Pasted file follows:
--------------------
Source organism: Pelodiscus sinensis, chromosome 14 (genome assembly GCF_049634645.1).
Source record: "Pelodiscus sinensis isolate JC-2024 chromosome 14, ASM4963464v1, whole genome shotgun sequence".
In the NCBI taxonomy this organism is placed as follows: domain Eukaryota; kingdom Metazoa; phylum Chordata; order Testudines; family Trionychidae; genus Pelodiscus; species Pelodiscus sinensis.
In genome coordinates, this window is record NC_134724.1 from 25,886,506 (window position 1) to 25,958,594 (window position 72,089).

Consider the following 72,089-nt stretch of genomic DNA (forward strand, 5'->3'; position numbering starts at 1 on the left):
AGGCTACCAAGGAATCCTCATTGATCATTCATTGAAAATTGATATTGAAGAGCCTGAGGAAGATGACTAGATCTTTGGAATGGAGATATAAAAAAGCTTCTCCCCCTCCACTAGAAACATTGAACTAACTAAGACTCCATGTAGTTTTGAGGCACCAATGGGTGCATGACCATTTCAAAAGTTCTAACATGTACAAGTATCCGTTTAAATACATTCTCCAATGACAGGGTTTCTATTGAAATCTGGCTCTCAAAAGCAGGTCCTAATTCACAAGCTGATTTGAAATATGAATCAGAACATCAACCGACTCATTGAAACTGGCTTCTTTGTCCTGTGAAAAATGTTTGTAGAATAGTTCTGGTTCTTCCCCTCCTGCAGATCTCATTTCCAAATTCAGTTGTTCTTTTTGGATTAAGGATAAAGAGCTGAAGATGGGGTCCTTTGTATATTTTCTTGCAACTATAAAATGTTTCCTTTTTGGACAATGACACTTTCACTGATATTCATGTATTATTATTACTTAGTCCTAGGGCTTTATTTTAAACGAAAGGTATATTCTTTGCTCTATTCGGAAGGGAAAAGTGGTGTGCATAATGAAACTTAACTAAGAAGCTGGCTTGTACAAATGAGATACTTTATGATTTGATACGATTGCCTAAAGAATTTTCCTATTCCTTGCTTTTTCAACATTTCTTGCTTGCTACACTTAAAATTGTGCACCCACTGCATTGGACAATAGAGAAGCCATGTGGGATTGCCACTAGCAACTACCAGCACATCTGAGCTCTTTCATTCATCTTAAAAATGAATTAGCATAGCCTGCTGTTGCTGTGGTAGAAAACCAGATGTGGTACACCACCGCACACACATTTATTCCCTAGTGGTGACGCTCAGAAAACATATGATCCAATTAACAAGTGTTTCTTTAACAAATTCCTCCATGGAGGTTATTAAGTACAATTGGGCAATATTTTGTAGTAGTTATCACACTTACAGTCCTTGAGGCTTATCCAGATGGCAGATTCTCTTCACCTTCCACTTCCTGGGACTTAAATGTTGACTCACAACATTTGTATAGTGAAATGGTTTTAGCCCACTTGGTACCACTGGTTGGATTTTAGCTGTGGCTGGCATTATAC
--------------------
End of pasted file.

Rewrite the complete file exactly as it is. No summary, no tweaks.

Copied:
Source organism: Pelodiscus sinensis, chromosome 14 (genome assembly GCF_049634645.1).
Source record: "Pelodiscus sinensis isolate JC-2024 chromosome 14, ASM4963464v1, whole genome shotgun sequence".
In the NCBI taxonomy this organism is placed as follows: domain Eukaryota; kingdom Metazoa; phylum Chordata; order Testudines; family Trionychidae; genus Pelodiscus; species Pelodiscus sinensis.
In genome coordinates, this window is record NC_134724.1 from 25,886,506 (window position 1) to 25,958,594 (window position 72,089).

Consider the following 72,089-nt stretch of genomic DNA (forward strand, 5'->3'; position numbering starts at 1 on the left):
AGGCTACCAAGGAATCCTCATTGATCATTCATTGAAAATTGATATTGAAGAGCCTGAGGAAGATGACTAGATCTTTGGAATGGAGATATAAAAAAGCTTCTCCCCCTCCACTAGAAACATTGAACTAACTAAGACTCCATGTAGTTTTGAGGCACCAATGGGTGCATGACCATTTCAAAAGTTCTAACATGTACAAGTATCCGTTTAAATACATTCTCCAATGACAGGGTTTCTATTGAAATCTGGCTCTCAAAAGCAGGTCCTAATTCACAAGCTGATTTGAAATATGAATCAGAACATCAACCGACTCATTGAAACTGGCTTCTTTGTCCTGTGAAAAATGTTTGTAGAATAGTTCTGGTTCTTCCCCTCCTGCAGATCTCATTTCCAAATTCAGTTGTTCTTTTTGGATTAAGGATAAAGAGCTGAAGATGGGGTCCTTTGTATATTTTCTTGCAACTATAAAATGTTTCCTTTTTGGACAATGACACTTTCACTGATATTCATGTATTATTATTACTTAGTCCTAGGGCTTTATTTTAAACGAAAGGTATATTCTTTGCTCTATTCGGAAGGGAAAAGTGGTGTGCATAATGAAACTTAACTAAGAAGCTGGCTTGTACAAATGAGATACTTTATGATTTGATACGATTGCCTAAAGAATTTTCCTATTCCTTGCTTTTTCAACATTTCTTGCTTGCTACACTTAAAATTGTGCACCCACTGCATTGGACAATAGAGAAGCCATGTGGGATTGCCACTAGCAACTACCAGCACATCTGAGCTCTTTCATTCATCTTAAAAATGAATTAGCATAGCCTGCTGTTGCTGTGGTAGAAAACCAGATGTGGTACACCACCGCACACACATTTATTCCCTAGTGGTGACGCTCAGAAAACATATGATCCAATTAACAAGTGTTTCTTTAACAAATTCCTCCATGGAGGTTATTAAGTACAATTGGGCAATATTTTGTAGTAGTTATCACACTTACAGTCCTTGAGGCTTATCCAGATGGCAGATTCTCTTCACCTTCCACTTCCTGGGACTTAAATGTTGACTCACAACATTTGTATAGTGAAATGGTTTTAGCCCACTTGGTACCACTGGTTGGATTTTAGCTGTGGCTGGCATTATAC